: : : PCT applied to education

[From Richard Thurman (970207.1700)]

Bruce Gregory (970207.1100 EST)

Richard Thurman (970206.0825)]
Let me try to explain my position this way. There are at least two

major

sources for instructional prescriptions. The first and foremost source

is

history, either personal or cultural. We humans tend to be very

observant

when it comes to finding 'what works' and we tend to stick with a tool

or

practice as long as it gets us what we need. Thus if we see that 'lots

of

feedback' helps students (or our children if we are a parent), we will
give it.

In order to be meaningful, feedback must be provided by the
task, not the teacher. Imagine trying to learn to drive a car
wearing a blindfold. The instructor provides helpful "feedback"
by saying, "O.K. O.K. No, left. Further left. Now right, Oh my
God...."

You must be psychic -- My son recently got his drivers license. That's
exactly the kind of feedback I gave (almost to the word). And neither of
us was blindfolded!

Even on the way to the License Station I was giving him such "feedback."
Now I see why he thinks I'm such a disturbance (but I think he uses a
different word to describe me when I am not in earshot).

Seriously though I don't think that's the kind of thing I meant by
"feedback." Besides, often the student's task is to get the teacher to
say "Good Work you get an A." Student's may very well be controlling for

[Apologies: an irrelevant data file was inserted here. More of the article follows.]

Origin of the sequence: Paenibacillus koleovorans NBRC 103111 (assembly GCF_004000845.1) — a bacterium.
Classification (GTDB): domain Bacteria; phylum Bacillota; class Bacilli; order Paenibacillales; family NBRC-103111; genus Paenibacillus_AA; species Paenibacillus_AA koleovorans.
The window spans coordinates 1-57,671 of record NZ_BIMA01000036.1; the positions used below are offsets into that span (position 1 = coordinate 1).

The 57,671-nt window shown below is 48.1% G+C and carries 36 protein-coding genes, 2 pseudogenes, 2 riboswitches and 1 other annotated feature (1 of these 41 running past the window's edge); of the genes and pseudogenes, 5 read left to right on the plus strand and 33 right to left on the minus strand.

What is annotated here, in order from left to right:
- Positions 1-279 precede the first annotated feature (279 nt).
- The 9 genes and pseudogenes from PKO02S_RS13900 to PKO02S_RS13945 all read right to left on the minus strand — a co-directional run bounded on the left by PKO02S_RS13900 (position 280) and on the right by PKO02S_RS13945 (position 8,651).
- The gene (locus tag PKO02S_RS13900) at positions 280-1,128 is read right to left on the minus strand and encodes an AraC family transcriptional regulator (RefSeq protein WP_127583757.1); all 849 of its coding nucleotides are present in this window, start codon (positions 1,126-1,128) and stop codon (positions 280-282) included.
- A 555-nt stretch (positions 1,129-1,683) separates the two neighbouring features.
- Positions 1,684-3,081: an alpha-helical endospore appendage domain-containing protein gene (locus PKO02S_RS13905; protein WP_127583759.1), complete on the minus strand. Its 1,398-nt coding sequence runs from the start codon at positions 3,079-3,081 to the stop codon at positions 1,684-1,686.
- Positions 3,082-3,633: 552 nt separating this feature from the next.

an "A" and still learn (as a side effect or as a lower level controlled
variable).

My Son must have been controlling for a variable called "Make him stop
screaming about my driving" because I don't anymore. (And he did get his
license.)

Rich

[From Bruce Gregory (970207.2120 EST)]

Richard Thurman (970207.1700)

Seriously though I don't think that's the kind of thing I meant by
"feedback." Besides, often the student's task is to get the teacher to
say "Good Work you get an A." Student's may very well be controlling for
an "A" and still learn (as a side effect or as a lower level controlled
variable).

I think Rick Marken's point is right on target. Controlling for an "A"
may well lead to trying to generate the "right" outputs, since
that is what the teacher is looking for. Generating outputs is
a long way from controlling, as we all (with a few exceptions :wink: )
know. You really only learn when you are working to satisfy
yourself -- at least that's the way it seems to me.

Bruce Gregory